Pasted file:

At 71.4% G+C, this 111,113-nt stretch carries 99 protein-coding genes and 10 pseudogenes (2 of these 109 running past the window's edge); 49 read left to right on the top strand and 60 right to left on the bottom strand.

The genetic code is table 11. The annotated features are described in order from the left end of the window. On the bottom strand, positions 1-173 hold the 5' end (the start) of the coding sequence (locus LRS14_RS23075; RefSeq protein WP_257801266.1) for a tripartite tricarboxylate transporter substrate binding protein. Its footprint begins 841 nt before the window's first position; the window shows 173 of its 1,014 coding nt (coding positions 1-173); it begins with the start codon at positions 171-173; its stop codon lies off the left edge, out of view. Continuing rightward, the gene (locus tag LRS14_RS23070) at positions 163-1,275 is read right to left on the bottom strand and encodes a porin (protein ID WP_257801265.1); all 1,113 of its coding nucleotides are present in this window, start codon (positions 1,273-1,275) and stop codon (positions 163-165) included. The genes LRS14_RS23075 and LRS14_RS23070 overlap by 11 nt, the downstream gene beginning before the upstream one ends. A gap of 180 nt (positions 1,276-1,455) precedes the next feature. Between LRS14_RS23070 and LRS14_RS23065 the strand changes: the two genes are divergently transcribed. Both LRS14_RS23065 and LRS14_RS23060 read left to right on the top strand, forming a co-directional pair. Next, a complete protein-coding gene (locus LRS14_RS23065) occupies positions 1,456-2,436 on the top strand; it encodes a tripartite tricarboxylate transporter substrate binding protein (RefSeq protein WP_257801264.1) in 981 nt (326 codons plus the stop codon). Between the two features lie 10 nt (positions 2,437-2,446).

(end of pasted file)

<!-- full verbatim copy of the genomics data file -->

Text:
At 71.4% G+C, this 111,113-nt stretch carries 99 protein-coding genes and 10 pseudogenes (2 of these 109 running past the window's edge); 49 read left to right on the top strand and 60 right to left on the bottom strand.

The genetic code is table 11. The annotated features are described in order from the left end of the window. On the bottom strand, positions 1-173 hold the 5' end (the start) of the coding sequence (locus LRS14_RS23075; RefSeq protein WP_257801266.1) for a tripartite tricarboxylate transporter substrate binding protein. Its footprint begins 841 nt before the window's first position; the window shows 173 of its 1,014 coding nt (coding positions 1-173); it begins with the start codon at positions 171-173; its stop codon lies off the left edge, out of view. Continuing rightward, the gene (locus tag LRS14_RS23070) at positions 163-1,275 is read right to left on the bottom strand and encodes a porin (protein ID WP_257801265.1); all 1,113 of its coding nucleotides are present in this window, start codon (positions 1,273-1,275) and stop codon (positions 163-165) included. The genes LRS14_RS23075 and LRS14_RS23070 overlap by 11 nt, the downstream gene beginning before the upstream one ends. A gap of 180 nt (positions 1,276-1,455) precedes the next feature. Between LRS14_RS23070 and LRS14_RS23065 the strand changes: the two genes are divergently transcribed. Both LRS14_RS23065 and LRS14_RS23060 read left to right on the top strand, forming a co-directional pair. Next, a complete protein-coding gene (locus LRS14_RS23065) occupies positions 1,456-2,436 on the top strand; it encodes a tripartite tricarboxylate transporter substrate binding protein (RefSeq protein WP_257801264.1) in 981 nt (326 codons plus the stop codon). Between the two features lie 10 nt (positions 2,437-2,446).